The structure of my marionette is very vertical which contributes to its flow and rhythm. The parts of the crab shell lead the eye from the top point through the rings to the crab’s head and arms.
My marionette generates childish ideas of playtime and pets and sidekicks. The hermit crab could be roaming the beach or tagging along with its owner.
I chose to manipulate size, shape, and color the most in my marionette to create the illusion of form. I used scale change by making the shell and arms much longer than the head. Primary colors made up my design, because I wanted my audience to imagine their childhood and innocent fun when they interacted with my marionette.
My creative process is loosely structured. I generate multiple ideas then consciously select the ones that I think I can build from most successfully. I try to be aware of the message my work sends and how I can improve upon my work and how I crafted it.
The organic shape of the rings of boxes compliments the geometry of the origami shapes I used to build the marionette. I used solidly colored paper for the majority of the marionette but used patterned paper for interesting and important parts of the crab.
I designed and built a crab marionette by using origami paper to create modules. A module consists of a three-dimensional repetition of similar shapes. I folded origami paper into cubes and triangles and implemented hexagons on the faces of some of the cubes. The simple shapes and primary colors I used in the design give off a childish feel. I did this purposefully. There are imaginary diagonal lines that converge at the point of the shell. Scale change is exemplified between the trapezoidal head and the long legs. Movement is created by loosely sewing the pieces together to allow for freedom between parts. My marionette has a unique form due to the shell of the crab being made out of rings of strung together cubes.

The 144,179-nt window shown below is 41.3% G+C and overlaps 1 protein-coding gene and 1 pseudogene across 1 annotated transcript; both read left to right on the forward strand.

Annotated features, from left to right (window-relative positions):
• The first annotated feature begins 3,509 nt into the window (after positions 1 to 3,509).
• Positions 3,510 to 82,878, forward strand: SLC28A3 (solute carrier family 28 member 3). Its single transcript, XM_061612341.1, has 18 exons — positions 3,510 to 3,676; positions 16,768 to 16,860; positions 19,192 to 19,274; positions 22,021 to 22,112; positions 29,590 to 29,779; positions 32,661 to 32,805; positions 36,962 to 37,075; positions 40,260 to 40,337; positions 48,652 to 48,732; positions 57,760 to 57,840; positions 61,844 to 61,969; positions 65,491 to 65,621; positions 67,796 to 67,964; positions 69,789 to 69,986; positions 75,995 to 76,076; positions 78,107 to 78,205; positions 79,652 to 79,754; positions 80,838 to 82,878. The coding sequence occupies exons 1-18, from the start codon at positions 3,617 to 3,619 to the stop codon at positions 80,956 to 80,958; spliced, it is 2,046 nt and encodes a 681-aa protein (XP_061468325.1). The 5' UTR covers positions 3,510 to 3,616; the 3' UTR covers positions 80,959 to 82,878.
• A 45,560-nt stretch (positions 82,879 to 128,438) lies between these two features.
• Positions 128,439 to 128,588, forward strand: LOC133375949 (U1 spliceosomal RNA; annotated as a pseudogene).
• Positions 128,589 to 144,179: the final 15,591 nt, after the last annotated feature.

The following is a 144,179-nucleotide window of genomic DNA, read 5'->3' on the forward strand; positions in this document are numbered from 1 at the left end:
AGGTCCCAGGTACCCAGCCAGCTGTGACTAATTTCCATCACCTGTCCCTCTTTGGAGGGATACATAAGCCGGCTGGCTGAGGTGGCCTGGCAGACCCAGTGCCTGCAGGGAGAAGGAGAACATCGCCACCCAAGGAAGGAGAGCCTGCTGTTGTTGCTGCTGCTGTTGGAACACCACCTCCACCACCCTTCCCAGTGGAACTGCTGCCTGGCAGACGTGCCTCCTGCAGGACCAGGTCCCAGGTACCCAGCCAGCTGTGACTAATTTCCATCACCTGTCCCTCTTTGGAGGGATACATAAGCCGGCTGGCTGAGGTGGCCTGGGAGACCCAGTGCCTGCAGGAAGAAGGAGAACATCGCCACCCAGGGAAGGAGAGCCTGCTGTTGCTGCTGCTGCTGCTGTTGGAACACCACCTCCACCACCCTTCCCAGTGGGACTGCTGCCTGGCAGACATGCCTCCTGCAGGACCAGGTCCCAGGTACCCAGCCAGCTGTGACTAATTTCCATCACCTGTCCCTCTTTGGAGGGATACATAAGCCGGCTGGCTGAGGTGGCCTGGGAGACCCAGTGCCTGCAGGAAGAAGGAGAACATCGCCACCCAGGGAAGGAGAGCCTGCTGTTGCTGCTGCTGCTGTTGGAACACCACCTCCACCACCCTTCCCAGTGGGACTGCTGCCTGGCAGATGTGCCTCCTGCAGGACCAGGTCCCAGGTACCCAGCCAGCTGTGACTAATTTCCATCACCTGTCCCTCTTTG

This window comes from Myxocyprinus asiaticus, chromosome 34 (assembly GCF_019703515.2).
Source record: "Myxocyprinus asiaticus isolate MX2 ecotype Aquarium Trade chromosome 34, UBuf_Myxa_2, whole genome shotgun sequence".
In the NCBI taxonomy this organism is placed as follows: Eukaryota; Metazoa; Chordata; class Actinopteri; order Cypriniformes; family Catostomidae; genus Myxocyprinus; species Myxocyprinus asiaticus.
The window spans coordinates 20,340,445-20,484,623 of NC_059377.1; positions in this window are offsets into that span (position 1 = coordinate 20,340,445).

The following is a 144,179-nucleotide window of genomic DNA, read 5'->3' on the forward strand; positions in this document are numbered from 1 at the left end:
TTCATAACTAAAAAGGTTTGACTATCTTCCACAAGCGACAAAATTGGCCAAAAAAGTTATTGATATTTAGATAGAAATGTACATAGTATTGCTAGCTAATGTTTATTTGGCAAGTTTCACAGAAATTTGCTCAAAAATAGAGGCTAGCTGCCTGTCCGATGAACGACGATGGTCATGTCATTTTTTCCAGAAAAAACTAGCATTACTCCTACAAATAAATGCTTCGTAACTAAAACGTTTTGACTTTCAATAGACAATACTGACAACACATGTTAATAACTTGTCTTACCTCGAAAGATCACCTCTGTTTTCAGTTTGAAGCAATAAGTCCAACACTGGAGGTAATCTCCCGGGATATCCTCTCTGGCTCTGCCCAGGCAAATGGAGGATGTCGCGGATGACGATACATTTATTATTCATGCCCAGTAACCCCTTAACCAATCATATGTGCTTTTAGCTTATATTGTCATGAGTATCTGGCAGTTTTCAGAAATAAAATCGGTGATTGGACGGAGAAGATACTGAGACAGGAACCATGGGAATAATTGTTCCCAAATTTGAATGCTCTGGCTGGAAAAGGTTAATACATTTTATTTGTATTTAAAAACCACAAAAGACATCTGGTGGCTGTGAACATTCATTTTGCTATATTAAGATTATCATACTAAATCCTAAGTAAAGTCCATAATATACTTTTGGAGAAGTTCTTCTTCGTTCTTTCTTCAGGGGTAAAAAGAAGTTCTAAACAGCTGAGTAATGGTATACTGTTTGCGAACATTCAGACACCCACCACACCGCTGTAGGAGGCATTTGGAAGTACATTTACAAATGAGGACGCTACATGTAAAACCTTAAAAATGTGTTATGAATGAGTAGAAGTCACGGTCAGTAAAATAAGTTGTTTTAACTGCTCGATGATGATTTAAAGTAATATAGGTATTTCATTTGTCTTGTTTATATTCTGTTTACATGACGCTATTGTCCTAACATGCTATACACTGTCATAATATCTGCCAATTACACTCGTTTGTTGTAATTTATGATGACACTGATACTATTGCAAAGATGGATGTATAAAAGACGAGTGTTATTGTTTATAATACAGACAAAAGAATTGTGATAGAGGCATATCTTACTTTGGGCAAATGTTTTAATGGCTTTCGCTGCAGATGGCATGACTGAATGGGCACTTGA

Cubes, hexagons, triangles, and trapezoids were the main shapes I used to create a repetitive modular design. All of the shapes and patterns have potential because they supply movement and modularity to the marionette. The patterns that stand out the most to my eye are the discombobulated rings of cubes with hexagon faces. They successfully contribute to the three-dimensional form.
Using modules allowed me to make a three-dimensional marionette that was more engaging and interactive. It strengthened the form which in turn strengthened its liveliness.
My design is symmetrically balanced due to the arms protruding from each side of the crab and the rising shell. There is rhythm in the repetition of modules and unity in the color and overall geometry of the marionette. Proportion is lacking due to the change of scale between the shell and the crab’s head.
Personal Statement: I am happy with how my marionette turned out especially considering how much I struggled with learning origami. It is fun and free, much like a child’s toy would be.